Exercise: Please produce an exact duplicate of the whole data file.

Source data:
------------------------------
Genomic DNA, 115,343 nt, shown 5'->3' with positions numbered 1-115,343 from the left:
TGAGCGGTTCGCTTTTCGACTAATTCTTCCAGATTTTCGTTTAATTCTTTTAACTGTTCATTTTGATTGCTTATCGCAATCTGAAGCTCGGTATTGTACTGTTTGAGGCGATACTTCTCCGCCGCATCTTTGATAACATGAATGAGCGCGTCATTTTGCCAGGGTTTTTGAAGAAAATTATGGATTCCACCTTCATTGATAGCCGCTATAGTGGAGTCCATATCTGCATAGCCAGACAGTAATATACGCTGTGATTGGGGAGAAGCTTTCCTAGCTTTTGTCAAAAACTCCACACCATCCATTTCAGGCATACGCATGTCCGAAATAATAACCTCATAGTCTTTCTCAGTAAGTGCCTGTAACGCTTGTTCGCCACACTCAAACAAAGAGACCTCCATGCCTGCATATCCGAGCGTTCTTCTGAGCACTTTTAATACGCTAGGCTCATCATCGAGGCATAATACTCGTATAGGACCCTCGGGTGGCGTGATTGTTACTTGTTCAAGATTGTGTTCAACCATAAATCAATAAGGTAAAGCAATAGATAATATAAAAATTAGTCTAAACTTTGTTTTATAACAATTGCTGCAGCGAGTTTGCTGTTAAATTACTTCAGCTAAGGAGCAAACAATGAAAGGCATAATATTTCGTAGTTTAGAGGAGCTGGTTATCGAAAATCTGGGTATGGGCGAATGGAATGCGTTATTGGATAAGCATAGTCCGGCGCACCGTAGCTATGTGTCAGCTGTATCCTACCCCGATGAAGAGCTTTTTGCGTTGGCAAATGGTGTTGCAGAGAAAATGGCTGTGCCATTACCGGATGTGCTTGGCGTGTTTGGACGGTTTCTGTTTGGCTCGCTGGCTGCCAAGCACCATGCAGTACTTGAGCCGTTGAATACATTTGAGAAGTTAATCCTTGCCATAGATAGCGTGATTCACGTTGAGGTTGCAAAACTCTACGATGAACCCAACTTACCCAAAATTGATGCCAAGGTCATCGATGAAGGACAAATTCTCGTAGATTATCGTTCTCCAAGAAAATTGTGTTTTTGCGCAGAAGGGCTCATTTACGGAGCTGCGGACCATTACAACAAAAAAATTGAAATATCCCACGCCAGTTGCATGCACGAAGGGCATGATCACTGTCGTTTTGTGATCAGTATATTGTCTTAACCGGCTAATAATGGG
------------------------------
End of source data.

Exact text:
Genomic DNA, 115,343 nt, shown 5'->3' with positions numbered 1-115,343 from the left:
TGAGCGGTTCGCTTTTCGACTAATTCTTCCAGATTTTCGTTTAATTCTTTTAACTGTTCATTTTGATTGCTTATCGCAATCTGAAGCTCGGTATTGTACTGTTTGAGGCGATACTTCTCCGCCGCATCTTTGATAACATGAATGAGCGCGTCATTTTGCCAGGGTTTTTGAAGAAAATTATGGATTCCACCTTCATTGATAGCCGCTATAGTGGAGTCCATATCTGCATAGCCAGACAGTAATATACGCTGTGATTGGGGAGAAGCTTTCCTAGCTTTTGTCAAAAACTCCACACCATCCATTTCAGGCATACGCATGTCCGAAATAATAACCTCATAGTCTTTCTCAGTAAGTGCCTGTAACGCTTGTTCGCCACACTCAAACAAAGAGACCTCCATGCCTGCATATCCGAGCGTTCTTCTGAGCACTTTTAATACGCTAGGCTCATCATCGAGGCATAATACTCGTATAGGACCCTCGGGTGGCGTGATTGTTACTTGTTCAAGATTGTGTTCAACCATAAATCAATAAGGTAAAGCAATAGATAATATAAAAATTAGTCTAAACTTTGTTTTATAACAATTGCTGCAGCGAGTTTGCTGTTAAATTACTTCAGCTAAGGAGCAAACAATGAAAGGCATAATATTTCGTAGTTTAGAGGAGCTGGTTATCGAAAATCTGGGTATGGGCGAATGGAATGCGTTATTGGATAAGCATAGTCCGGCGCACCGTAGCTATGTGTCAGCTGTATCCTACCCCGATGAAGAGCTTTTTGCGTTGGCAAATGGTGTTGCAGAGAAAATGGCTGTGCCATTACCGGATGTGCTTGGCGTGTTTGGACGGTTTCTGTTTGGCTCGCTGGCTGCCAAGCACCATGCAGTACTTGAGCCGTTGAATACATTTGAGAAGTTAATCCTTGCCATAGATAGCGTGATTCACGTTGAGGTTGCAAAACTCTACGATGAACCCAACTTACCCAAAATTGATGCCAAGGTCATCGATGAAGGACAAATTCTCGTAGATTATCGTTCTCCAAGAAAATTGTGTTTTTGCGCAGAAGGGCTCATTTACGGAGCTGCGGACCATTACAACAAAAAAATTGAAATATCCCACGCCAGTTGCATGCACGAAGGGCATGATCACTGTCGTTTTGTGATCAGTATATTGTCTTAACCGGCTAATAATGGG